Lamas, who are approachable and are willing to preform ornate blessing ceremonies for a good trip or good luck, often have homes and families. Because they spend so much of their lives sitting in the Yoga position, they often have serious knee and leg problems and need help when walking to and from Temples. Yet, Buddhism, which is much cleaner and better organized to me than Hinduism, embraces all of East Asia, changing its ambience depending on which country you are in. In Bangkok was the first time Muslim mosques and covered women were noticed.
In Nepal, Buddhism is woven into community life, is communal in nature, and is comfortable for even the stranger. You are warmly welcomed or sent off with a neck full of silk kata scarves for good luck and good travel. Blessings abound no matter who you meet. Lamas and priest tie good luck strings around your neck as blessings and sometimes they make prayer packets for protection and those are tied around your neck as well. It’s all so simple and done with vigor and affection no matter who you are.
In the Khumbu where I trekked to the Everest base camp, there were endless chortens and stupas and giant boulders painted with the "Om" to be circle clockwise. In the middle of nowhere, there’d be an archway with a giant metal prayer wheel needing a turn. Even dinning areas were long wooden floors of red block tables painted with Buddhist symbols and protector gods and goddesses. Walls were lined with windows and benches padded with carpets. This is where exhausted trekkers fell for a rest, dumping their gear beside them as they sipped tea from giant thermoses. Walls were hung with copies of religious thangkas (like formula icons.). Sometimes mythological stories were painted directly onto the wall. There was so much simplicity and humility in the daily lives of the Nepal faithful, that the ornateness of the puja rooms and the temples give surprise: golden Buddhas, elaborate yak butter candles made to look like flowers, ancient texts stored in cubicles, all sorts of brocade and silk fabrics hanging from walls and ceilings. But the monks and lamas invite you in while they chant or eat, often revealing their senses of humor. Making offerings, hanging prayer flags, inhaling incense and drinking yak butter tea are as normal as a bow.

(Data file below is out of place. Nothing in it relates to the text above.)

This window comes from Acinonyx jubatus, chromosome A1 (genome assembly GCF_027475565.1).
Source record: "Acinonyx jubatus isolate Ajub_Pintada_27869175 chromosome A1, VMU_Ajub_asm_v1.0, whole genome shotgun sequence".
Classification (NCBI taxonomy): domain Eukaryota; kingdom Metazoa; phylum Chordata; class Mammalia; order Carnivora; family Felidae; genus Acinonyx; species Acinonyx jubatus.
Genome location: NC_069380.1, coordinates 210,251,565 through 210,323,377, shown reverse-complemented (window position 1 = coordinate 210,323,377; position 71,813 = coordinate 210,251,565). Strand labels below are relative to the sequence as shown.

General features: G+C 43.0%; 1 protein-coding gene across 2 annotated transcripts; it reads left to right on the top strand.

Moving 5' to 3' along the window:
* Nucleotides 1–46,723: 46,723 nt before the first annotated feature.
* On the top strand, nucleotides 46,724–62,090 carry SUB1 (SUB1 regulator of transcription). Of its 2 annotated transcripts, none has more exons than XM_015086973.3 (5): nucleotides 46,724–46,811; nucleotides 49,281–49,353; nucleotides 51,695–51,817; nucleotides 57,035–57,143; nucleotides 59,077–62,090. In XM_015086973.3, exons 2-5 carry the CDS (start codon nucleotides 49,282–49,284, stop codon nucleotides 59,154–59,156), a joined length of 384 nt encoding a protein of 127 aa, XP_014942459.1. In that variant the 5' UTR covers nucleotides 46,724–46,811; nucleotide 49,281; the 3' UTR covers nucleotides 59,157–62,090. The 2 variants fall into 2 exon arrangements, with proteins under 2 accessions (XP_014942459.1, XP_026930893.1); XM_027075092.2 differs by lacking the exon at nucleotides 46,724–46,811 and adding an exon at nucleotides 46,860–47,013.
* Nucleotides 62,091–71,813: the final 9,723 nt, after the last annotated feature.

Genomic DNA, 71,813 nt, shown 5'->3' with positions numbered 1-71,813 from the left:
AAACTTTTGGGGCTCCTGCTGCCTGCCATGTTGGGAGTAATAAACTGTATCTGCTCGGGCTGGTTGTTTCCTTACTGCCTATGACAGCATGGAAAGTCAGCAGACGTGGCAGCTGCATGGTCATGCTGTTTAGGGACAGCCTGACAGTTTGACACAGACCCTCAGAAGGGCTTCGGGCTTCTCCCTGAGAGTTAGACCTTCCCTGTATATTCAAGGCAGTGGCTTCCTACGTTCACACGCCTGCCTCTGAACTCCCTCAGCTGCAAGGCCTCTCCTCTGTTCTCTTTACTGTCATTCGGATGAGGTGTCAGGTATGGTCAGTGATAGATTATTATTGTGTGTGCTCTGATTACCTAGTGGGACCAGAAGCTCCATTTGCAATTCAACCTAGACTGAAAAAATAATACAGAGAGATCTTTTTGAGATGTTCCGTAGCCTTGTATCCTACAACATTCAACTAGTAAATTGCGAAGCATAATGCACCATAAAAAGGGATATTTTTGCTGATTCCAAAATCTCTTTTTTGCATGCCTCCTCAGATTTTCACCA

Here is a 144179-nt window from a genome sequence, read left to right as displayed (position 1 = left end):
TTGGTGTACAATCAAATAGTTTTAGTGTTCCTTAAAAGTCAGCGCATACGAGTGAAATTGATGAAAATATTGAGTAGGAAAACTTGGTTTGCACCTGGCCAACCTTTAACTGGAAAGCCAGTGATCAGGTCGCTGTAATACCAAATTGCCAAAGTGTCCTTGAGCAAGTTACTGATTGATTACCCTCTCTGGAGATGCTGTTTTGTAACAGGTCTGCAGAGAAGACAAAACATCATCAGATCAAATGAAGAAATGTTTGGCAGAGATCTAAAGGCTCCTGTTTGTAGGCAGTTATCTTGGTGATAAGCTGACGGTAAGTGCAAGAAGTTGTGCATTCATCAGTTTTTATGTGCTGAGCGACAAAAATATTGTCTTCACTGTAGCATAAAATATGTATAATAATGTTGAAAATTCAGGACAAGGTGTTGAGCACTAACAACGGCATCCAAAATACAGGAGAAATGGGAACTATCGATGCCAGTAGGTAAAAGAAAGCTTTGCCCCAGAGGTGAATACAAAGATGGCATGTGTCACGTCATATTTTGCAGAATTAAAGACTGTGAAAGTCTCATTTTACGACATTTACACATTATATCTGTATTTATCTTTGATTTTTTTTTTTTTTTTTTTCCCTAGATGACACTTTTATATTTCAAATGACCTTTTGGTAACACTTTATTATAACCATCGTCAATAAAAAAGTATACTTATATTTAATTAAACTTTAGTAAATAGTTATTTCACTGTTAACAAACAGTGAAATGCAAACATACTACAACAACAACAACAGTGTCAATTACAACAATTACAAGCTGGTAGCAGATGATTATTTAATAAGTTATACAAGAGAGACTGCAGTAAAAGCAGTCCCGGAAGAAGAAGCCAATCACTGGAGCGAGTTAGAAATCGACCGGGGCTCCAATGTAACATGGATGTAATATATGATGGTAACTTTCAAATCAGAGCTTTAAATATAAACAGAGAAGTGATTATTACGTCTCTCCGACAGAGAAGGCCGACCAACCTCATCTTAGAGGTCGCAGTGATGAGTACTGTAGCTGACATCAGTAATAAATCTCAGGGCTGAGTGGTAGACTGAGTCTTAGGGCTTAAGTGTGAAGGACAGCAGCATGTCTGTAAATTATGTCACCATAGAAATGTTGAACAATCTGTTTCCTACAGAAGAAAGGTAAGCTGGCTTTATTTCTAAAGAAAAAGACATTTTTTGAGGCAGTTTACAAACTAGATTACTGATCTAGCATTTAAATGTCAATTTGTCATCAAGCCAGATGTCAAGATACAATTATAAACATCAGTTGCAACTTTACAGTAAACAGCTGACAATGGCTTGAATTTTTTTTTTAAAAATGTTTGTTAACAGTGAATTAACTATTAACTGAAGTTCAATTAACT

Of course in the big cities, like Bangkok, there is more wealth, more gauche display, more opportunity for pilgrims to chant their prayers before statues of their favorite Buddha forms. Worshipers can even buy sheets of gold to attach to already gold statues of Buddha. I was overwhelmed by the reclining Buddha, whose feet at one end were larger than a Mac truck. The entire long statue was in gold and on the passage way along his back side, 108 pots were lined against a wall. Pilgrims could purchase 108 coins and drop one coin in each pot. I tried, walking reverently, thanking my own God, slipping one little coin at a time from my fingers. But if I stopped to take a picture or notice something amazing about the huge statue, I lost count and somehow came out with about eight extras which I just dumped in the final pot. I noticed it had more coins than the others, so I wasn’t alone.
Photos: Sitting Buddha in Bangkok temple (photographs allowed here, but not in other countries.) A worshiper; a Hindu monster smudged; Thai monks; Lama Geshi blesses all of us with many katas; rocks and flags to acknowledge; a puja room; Reclining Buddha from his soles; a Buddha statue pasted with gold leaf offerings; dropping 108 coins in 108 pots.